Cumberland is a city in and the county seat of Allegany County, Maryland, United States. At the 2020 census, the city had a population of 19,076. Located on the Potomac River, Cumberland is a regional business and commercial center for Western Maryland and the Potomac Highlands of West Virginia. It is the primary city of the Cumberland metropolitan area, which had 95,044 residents in 2020.
"Queen City", "C-Land"
"Come for a Visit, Stay for Life!"
|Coordinates: 39°38′52″N 78°45′46″W / 39.64778°N 78.76278°W|
|Incorporated||January 23, 1815|
|• Mayor||Raymond Morriss (R)|
|• City administrator||Jeffrey Silka |
(Appointed November 2021)
|• City Council||Richard J. Cioni (D) |
Eugene T. Frazier (D)
Joseph P. George
Laurie Marchini (R)
|• Total||10.12 sq mi (26.22 km2)|
|• Land||10.06 sq mi (26.04 km2)|
|• Water||0.07 sq mi (0.18 km2)|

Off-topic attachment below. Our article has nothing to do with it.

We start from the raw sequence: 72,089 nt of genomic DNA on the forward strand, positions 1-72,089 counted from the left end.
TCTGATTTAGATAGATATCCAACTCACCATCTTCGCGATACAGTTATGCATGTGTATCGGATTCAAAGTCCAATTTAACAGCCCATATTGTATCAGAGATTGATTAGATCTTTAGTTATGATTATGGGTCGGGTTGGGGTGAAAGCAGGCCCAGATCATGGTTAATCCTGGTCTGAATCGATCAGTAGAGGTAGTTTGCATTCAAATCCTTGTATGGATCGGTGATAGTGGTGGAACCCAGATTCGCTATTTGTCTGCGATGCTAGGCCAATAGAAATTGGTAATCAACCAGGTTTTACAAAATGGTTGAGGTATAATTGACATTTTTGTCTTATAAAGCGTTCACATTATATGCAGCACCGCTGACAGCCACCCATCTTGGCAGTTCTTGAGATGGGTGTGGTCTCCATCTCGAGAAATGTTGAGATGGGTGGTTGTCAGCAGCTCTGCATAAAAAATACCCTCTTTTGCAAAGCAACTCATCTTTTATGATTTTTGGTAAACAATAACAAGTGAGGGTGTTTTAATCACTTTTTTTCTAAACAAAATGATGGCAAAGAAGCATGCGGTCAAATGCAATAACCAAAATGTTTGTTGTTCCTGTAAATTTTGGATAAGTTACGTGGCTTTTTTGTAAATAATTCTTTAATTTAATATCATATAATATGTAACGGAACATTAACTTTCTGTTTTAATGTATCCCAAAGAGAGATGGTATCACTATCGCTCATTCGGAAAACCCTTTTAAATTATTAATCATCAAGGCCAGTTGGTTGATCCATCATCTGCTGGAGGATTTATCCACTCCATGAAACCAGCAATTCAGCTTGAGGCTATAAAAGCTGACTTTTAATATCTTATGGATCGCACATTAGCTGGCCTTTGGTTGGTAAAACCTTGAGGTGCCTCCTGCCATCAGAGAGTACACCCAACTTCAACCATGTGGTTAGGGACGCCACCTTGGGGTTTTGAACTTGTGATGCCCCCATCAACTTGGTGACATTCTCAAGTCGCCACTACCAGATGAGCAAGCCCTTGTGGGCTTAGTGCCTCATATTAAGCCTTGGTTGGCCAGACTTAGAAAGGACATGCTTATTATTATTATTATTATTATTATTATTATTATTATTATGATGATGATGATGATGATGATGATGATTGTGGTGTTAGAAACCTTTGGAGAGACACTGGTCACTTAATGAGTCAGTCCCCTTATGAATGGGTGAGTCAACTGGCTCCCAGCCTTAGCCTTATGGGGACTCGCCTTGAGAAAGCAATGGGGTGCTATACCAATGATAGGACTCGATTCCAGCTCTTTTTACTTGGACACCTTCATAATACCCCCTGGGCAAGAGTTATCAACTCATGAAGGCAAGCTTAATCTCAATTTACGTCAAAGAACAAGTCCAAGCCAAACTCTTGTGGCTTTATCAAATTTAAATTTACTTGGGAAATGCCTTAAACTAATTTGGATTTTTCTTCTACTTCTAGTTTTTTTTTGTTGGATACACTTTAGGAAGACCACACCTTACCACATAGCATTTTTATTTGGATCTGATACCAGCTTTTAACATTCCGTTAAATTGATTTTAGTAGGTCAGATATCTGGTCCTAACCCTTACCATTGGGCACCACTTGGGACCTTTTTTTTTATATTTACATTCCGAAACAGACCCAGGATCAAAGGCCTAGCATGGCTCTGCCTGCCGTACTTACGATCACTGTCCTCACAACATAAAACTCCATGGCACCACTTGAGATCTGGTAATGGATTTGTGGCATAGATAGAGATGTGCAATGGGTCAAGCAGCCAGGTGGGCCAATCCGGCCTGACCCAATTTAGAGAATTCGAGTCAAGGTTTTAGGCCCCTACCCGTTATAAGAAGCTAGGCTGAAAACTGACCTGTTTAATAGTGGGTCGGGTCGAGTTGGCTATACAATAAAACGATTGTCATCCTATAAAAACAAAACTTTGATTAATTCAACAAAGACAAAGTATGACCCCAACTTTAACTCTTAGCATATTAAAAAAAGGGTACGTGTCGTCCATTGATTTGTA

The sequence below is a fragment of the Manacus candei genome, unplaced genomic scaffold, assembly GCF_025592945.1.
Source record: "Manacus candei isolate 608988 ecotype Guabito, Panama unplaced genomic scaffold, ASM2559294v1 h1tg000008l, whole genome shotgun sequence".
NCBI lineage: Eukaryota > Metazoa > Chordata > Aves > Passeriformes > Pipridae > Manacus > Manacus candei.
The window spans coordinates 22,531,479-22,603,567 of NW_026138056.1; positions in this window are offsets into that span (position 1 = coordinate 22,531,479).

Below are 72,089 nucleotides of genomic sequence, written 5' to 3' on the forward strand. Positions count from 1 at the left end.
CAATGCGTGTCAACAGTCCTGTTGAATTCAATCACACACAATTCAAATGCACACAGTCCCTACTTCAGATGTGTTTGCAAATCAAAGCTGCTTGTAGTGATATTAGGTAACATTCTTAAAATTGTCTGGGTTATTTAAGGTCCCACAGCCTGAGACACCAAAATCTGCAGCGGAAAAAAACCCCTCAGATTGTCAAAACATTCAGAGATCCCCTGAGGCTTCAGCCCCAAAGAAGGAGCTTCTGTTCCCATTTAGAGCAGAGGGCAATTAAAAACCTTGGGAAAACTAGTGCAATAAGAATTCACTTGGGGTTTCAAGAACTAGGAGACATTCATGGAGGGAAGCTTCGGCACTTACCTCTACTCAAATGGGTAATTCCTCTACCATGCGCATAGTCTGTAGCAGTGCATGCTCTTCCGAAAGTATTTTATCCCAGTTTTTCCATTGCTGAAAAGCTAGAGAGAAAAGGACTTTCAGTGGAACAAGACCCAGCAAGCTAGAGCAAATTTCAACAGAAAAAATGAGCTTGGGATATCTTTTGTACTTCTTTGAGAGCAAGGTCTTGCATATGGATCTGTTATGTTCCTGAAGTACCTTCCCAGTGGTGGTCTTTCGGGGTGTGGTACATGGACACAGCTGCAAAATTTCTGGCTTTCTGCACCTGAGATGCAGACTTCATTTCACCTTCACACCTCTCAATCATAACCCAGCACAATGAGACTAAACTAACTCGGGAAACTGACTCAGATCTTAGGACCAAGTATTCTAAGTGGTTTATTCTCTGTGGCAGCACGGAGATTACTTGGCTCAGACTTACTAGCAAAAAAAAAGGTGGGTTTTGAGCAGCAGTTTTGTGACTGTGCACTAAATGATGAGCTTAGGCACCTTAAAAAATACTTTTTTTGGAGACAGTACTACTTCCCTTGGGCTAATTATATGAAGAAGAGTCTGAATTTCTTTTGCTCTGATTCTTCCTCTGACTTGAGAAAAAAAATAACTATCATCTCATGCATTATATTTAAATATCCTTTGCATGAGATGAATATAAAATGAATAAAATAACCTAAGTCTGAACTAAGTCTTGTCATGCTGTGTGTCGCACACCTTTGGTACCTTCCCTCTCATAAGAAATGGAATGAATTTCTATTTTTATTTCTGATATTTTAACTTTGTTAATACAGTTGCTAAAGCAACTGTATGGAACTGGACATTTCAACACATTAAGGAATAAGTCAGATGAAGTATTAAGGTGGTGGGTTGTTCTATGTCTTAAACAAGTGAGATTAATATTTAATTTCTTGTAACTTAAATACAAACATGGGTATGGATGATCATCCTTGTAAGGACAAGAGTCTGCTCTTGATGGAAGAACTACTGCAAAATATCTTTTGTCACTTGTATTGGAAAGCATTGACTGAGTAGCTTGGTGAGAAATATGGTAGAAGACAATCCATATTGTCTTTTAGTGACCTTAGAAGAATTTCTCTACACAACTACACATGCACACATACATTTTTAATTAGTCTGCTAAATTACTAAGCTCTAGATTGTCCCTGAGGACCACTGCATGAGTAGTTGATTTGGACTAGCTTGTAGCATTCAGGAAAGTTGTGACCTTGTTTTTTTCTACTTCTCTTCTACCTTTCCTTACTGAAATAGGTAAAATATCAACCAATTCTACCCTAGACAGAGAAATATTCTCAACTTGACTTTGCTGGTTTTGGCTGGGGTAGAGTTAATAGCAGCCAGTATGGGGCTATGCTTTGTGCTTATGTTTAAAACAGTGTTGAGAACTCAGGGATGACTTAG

|Elevation||627 ft (191 m)|
|• Density||1,896.98/sq mi (732.43/km2)|
|Time zone||UTC−5 (Eastern (EST))|
|• Summer (DST)||UTC−4 (EDT)|
|Area code(s)||301, 240|
|GNIS feature ID||0590057|
Historically, Cumberland was known as the "Queen City" as it was once the second largest in the state. Because of its strategic location on what became known as the Cumberland Road through the Appalachians, after the American Revolution it served as a historical outfitting and staging point for westward emigrant trail migrations throughout the first half of the 1800s. In this role, it supported the settlement of the Ohio Country and the lands in that latitude of the Louisiana Purchase. It also became an industrial center, served by major roads, railroads, and the Chesapeake and Ohio Canal, which connected Cumberland to Washington, D.C. and is now a national historical park. Today, Interstate 68 bisects the town.
Industry declined after World War II, leading urban, business, and technological development in the state to be concentrated in eastern coastal cities. Today, the Cumberland metropolitan area is one of the poorest in the United States, ranking 305th out of 318 metropolitan areas in per capita income.